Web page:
At the Advertiser Harris found a regional audience with his column "Affairs of Georgia." Newspapers across the state reprinted his humorous paragraphs and political barbs. Harris' reputation earned him the position of associate editor at the Savannah Morning News, the largest circulation newspaper in Georgia. Though he relished his position in Forsyth, Joe Harris accepted the $40-a-week job, a significant pay increase, and quickly established himself as Georgia's leading humor columnist while at the Morning News.

In 1872 Harris met Mary Esther LaRose, a seventeen-year-old French-Canadian from Quebec. After a year of courtship, Harris and LaRose married in April 1873. LaRose was 18 and Harris, 27 (though publicly admitting to 24). Over the next three years, the couple had two children. Their life in Savannah came to an abrupt halt, however, when they fled to Atlanta to avoid a yellow fever epidemic.[7]

Atlanta: 1876–1908

In 1876 Harris was hired by Henry W. Grady at the Atlanta Constitution, where he would remain for the next 24 years. He worked with other journalists including Frank Lebby Stanton, who was in turn an associate of James Whitcomb Riley.[8] Chandler supported the racial reconciliation envisioned by Grady. He often took the mule-drawn trolley to work, picked up his assignments, and brought them home to complete. He wrote for the Constitution until 1900.

In addition, he published local-color stories in magazines such as Scribner's, Harper's, and The Century.[9]

Uncle Remus stories and later years

Not long after taking the newspaper job, Harris began writing the Uncle Remus stories as a serial to "preserve in permanent shape those curious mementoes of a period that will no doubt be sadly misrepresented by historians of the future."[9] The tales were reprinted across the United States, and Harris was approached by publisher D. Appleton and Company to compile them for a book.

Uncle Remus: His Songs and His Sayings was published near the end of 1880. Hundreds of newspapers reviewed the best-seller, and Harris received national attention. Of the press and attention Walter Hines Page noted, "Joe Harris does not appreciate Joel Chandler Harris."[10]

Royalties from the book were modest, but allowed Harris to rent a six-room house in West End, an unincorporated village on the outskirts of Atlanta, to accommodate his growing family. Two years later Harris bought the house and hired the architect George Humphries to transform the farmhouse into a Queen Anne Victorian in the Eastlake style. The home, soon thereafter called The Wren's Nest, was where Harris spent most of his time.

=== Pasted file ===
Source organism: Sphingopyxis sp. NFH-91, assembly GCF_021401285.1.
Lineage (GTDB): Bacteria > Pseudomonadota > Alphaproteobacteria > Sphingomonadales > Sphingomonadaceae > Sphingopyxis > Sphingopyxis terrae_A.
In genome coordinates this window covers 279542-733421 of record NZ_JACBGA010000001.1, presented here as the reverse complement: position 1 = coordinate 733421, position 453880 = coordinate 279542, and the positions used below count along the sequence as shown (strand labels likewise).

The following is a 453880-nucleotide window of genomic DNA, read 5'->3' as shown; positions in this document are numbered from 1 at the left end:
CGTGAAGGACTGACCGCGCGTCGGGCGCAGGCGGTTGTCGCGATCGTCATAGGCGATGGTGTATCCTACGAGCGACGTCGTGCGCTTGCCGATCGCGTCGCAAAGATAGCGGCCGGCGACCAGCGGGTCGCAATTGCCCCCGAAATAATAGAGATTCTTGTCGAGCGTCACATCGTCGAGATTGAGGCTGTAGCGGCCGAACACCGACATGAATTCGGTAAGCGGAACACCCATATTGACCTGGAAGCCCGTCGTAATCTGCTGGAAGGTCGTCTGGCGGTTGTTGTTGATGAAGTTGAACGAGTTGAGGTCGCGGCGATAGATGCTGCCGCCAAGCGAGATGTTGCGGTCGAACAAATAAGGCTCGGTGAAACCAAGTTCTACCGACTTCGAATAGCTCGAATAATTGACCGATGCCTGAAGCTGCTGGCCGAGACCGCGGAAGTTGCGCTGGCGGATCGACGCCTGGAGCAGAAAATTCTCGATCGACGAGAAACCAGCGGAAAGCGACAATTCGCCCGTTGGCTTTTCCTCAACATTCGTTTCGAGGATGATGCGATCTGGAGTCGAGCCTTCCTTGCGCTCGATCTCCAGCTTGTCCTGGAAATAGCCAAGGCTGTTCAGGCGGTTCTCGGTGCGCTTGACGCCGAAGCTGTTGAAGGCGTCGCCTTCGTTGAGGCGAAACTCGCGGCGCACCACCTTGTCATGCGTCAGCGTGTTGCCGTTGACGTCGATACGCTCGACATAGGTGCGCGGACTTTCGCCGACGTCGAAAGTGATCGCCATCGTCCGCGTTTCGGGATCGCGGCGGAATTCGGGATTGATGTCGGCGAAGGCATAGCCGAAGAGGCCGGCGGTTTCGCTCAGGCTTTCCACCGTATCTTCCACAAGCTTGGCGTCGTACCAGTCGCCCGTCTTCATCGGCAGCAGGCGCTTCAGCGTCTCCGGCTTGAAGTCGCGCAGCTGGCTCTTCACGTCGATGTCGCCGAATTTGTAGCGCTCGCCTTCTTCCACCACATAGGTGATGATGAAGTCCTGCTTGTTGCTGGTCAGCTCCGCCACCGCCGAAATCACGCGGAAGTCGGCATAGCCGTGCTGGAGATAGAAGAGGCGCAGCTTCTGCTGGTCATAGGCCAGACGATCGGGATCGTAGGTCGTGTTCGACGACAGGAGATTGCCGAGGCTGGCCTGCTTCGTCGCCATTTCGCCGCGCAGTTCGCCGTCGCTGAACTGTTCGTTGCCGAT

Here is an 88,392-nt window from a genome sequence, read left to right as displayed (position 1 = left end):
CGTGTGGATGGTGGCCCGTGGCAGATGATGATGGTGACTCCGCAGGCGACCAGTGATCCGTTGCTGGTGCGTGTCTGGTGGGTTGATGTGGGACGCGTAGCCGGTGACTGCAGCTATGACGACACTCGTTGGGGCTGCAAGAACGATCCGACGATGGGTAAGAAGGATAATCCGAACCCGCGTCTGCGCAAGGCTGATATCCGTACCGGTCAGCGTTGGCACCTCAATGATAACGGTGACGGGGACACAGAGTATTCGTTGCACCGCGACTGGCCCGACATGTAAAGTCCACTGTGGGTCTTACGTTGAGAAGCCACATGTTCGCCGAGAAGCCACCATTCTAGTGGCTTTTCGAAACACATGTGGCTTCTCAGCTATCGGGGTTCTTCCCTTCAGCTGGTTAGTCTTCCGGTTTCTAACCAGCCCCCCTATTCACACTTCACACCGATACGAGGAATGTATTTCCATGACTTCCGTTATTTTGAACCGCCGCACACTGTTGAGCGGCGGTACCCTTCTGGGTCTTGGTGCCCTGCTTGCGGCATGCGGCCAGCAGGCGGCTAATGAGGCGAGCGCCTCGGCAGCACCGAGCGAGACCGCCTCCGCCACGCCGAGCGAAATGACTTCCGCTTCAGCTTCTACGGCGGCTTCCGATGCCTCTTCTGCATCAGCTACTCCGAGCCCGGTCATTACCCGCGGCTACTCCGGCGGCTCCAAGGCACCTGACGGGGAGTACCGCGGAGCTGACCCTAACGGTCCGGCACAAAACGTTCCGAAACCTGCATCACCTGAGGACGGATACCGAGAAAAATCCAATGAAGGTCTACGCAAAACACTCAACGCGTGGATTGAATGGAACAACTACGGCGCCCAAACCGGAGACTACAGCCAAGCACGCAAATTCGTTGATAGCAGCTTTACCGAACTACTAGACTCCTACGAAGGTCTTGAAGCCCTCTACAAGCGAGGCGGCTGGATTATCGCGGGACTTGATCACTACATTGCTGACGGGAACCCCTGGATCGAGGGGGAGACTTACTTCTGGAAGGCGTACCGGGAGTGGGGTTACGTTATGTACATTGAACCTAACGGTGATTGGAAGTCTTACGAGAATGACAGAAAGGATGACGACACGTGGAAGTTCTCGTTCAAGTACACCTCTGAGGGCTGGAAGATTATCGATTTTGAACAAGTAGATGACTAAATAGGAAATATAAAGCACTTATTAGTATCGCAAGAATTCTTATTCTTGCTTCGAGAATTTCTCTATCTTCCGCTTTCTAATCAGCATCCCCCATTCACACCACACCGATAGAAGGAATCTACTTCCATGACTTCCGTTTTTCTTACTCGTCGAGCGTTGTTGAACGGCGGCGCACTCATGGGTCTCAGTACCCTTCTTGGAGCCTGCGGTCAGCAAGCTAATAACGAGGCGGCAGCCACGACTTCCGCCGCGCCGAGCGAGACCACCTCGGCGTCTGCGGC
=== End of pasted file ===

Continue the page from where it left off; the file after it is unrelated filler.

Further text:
Harris preferred to write at the Wren's Nest. He published prodigiously throughout the 1880s and 1890s, trying his hand at novels, children's literature, and a translation of French folklore. Yet he rarely strayed from home and work during this time. He chose to stay close to his family and his gardening. Harris and his wife Essie had seven more children in Atlanta, with a total of six (out of nine) surviving past childhood.

By the late 1890s, Harris was tired of the newspaper grind and suffered from health problems, likely stemming from alcoholism. At the same time, he grew more comfortable with his creative persona.

Harris retired from the Constitution in 1900. He continued experimenting with novels and wrote articles for outlets such as The Saturday Evening Post. Still, he remained close to home, refusing to travel to accept honorary degrees from the University of Pennsylvania and Emory College. In 1905 Harris was elected to the American Academy of Arts and Letters.

Harris traveled to accept an invitation to the White House by President Theodore Roosevelt. Two years earlier, Roosevelt had said, "Presidents may come and presidents may go, but Uncle Remus stays put. Georgia has done a great many things for the Union, but she has never done more than when she gave Mr. Joel Chandler Harris to American literature."[11]

On July 3, 1908, Joel Chandler Harris died of acute nephritis and complications from cirrhosis of the liver. In his obituary, the New York Times Book Review echoed Roosevelt's sentiment, stating: “Uncle Remus cannot die. Joel Chandler Harris has departed this life at the age of 60 [...] but his best creation, [Uncle Remus] with his fund of folk-lore, will live in literature."[12]